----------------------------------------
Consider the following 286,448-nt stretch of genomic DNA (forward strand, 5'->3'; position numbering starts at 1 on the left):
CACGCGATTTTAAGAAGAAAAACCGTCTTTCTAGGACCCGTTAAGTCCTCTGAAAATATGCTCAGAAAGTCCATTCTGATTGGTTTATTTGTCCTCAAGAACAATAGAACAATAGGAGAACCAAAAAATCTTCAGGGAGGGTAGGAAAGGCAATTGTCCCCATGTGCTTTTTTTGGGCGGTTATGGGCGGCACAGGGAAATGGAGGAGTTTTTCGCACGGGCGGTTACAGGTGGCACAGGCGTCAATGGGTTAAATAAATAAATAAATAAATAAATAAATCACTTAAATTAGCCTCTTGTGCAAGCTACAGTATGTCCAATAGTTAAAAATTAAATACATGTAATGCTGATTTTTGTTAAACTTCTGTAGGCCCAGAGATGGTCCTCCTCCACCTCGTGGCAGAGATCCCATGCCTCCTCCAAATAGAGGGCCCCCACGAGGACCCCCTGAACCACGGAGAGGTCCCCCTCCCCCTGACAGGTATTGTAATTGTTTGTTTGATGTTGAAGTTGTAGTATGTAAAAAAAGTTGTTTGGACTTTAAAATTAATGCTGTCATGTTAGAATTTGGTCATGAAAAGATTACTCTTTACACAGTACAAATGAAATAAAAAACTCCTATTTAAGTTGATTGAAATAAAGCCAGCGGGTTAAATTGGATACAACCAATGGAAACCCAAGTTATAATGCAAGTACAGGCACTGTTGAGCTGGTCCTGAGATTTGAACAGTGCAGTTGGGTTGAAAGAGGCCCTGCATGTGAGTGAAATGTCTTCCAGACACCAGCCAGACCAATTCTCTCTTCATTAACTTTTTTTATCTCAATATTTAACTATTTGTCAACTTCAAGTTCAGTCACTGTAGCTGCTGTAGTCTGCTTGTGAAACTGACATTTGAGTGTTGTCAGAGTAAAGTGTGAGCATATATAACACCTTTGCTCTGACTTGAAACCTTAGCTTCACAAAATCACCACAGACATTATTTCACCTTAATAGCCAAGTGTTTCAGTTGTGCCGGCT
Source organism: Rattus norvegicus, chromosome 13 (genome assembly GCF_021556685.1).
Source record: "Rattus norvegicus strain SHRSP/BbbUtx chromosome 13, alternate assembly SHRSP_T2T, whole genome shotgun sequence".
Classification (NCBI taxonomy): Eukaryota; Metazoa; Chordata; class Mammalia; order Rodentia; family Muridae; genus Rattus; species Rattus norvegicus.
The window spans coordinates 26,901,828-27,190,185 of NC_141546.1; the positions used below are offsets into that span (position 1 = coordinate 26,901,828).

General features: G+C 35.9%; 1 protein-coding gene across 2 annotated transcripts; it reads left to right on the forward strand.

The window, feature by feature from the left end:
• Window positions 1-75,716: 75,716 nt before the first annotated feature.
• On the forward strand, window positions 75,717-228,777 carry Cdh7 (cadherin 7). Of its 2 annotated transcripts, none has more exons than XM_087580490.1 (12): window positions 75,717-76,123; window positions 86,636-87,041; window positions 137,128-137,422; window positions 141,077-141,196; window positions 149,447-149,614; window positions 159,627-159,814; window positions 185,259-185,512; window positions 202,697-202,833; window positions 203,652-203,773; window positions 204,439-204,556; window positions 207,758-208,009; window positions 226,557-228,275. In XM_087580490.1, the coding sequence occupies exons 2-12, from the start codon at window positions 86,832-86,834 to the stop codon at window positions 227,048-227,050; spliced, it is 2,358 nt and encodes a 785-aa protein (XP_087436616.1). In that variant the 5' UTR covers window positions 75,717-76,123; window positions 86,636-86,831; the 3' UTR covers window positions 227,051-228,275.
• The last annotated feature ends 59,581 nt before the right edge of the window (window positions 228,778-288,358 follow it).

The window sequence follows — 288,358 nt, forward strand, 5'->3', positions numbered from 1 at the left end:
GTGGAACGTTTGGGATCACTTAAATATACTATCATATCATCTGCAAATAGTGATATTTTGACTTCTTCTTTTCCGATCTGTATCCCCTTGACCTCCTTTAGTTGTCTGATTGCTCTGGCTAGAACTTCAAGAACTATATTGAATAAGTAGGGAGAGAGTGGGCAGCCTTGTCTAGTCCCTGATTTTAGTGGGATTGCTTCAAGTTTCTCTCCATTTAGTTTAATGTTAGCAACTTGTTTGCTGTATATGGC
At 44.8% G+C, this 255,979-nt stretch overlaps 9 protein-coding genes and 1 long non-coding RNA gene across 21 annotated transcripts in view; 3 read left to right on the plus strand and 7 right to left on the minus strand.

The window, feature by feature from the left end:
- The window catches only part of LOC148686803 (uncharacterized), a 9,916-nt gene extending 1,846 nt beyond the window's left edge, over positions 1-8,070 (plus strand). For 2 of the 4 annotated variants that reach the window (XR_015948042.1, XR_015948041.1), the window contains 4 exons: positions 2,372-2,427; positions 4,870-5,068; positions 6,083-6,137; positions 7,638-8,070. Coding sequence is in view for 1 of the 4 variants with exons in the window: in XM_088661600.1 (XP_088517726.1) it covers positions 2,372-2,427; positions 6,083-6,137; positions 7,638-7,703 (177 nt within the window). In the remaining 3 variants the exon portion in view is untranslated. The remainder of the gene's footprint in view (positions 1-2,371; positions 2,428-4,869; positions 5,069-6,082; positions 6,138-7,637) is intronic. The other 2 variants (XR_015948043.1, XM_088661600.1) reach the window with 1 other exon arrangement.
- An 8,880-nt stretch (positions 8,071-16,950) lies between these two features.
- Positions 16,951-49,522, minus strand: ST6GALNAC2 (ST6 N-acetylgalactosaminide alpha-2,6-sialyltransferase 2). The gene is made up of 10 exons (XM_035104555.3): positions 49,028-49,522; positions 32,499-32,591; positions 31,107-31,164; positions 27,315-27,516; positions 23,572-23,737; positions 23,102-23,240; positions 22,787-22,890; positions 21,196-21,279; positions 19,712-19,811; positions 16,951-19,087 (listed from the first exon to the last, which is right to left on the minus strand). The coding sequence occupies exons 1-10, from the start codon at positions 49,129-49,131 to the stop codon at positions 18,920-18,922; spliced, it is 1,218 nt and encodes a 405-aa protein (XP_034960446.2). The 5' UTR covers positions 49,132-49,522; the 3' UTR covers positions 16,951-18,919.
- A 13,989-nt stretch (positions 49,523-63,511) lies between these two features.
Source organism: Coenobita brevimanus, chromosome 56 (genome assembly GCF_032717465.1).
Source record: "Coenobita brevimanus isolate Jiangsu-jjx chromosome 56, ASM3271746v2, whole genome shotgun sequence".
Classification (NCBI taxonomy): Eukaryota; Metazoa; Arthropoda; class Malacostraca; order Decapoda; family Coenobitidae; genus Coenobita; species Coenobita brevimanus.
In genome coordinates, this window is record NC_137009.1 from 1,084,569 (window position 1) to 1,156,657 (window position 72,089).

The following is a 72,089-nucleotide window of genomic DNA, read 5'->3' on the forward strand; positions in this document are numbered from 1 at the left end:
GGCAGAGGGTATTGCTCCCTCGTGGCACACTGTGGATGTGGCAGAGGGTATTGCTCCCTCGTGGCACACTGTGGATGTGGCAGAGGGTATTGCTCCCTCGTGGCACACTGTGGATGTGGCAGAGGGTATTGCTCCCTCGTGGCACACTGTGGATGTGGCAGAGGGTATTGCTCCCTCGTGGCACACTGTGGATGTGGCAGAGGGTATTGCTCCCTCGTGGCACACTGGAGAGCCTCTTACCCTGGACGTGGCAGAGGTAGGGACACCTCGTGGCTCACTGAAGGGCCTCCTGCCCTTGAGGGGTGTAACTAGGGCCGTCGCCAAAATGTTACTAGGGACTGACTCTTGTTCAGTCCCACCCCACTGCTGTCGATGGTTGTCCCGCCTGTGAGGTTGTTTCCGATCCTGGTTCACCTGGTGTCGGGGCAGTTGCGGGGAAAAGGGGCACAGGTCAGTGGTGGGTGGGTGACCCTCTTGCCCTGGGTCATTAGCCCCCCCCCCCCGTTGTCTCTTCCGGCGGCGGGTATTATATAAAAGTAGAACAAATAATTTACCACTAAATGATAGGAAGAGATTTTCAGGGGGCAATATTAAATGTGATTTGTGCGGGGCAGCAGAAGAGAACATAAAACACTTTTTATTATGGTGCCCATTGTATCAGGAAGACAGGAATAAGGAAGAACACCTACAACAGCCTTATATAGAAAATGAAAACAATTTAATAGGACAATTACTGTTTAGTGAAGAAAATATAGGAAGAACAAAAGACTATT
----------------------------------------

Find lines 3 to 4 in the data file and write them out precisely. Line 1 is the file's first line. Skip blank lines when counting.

Source organism: Rattus norvegicus, chromosome 13 (genome assembly GCF_021556685.1).
Source record: "Rattus norvegicus strain SHRSP/BbbUtx chromosome 13, alternate assembly SHRSP_T2T, whole genome shotgun sequence".